Ekco 'superhet' broadcast receiver, c 1935.
© Science Museum / Science & Society Picture Library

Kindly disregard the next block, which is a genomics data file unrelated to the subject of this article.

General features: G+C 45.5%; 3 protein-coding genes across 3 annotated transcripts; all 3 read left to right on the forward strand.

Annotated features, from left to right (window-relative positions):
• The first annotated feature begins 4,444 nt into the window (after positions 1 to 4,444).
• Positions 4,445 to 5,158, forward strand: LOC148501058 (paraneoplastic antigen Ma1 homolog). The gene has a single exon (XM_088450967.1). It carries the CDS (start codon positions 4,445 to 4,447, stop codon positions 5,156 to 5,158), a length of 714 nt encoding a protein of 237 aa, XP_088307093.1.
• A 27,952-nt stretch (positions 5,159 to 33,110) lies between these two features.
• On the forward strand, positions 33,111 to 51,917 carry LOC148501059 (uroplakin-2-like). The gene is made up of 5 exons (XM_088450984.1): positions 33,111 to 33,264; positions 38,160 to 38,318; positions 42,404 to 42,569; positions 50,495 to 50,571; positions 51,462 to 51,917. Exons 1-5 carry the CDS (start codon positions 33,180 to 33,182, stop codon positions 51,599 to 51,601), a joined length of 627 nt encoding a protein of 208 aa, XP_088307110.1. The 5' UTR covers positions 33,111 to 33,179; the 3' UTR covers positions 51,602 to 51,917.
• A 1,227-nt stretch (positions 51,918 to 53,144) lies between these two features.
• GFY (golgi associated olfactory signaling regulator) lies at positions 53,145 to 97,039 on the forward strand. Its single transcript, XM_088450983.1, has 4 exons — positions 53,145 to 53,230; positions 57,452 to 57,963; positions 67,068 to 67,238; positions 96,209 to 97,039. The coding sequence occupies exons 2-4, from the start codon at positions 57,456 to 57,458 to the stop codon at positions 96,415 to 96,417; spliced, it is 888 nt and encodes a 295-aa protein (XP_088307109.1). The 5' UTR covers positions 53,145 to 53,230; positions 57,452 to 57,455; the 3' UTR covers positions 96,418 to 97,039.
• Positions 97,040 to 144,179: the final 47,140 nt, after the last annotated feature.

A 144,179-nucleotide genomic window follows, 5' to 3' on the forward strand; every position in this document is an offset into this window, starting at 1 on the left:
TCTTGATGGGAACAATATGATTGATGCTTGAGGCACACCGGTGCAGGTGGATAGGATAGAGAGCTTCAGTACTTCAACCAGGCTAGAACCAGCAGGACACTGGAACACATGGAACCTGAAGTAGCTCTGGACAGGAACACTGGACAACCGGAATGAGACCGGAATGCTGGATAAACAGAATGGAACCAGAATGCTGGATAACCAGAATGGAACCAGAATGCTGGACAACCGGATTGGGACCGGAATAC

Ekco radio receiver, type AC85, with a black Bakelite case. When combined with a wood flour filler, phenol formaldehyde, known by its trade name 'Bakelite' after its inventor, Leo Baekeland, forms a useful mouldable plastic, with very good electrical insulating properties. It was the first plastic to be used for making radios. In 1917, Edward Howard Armstrong (1890-1954) developed the superheterodyne electronic circuit, which significantly improved the sensitivity and selectivity of radio receivers over a wide range of frequencies, making amplifier tuning unnecesary. This made the task of tuning the radio receiver to different stations much more simple and straightforward.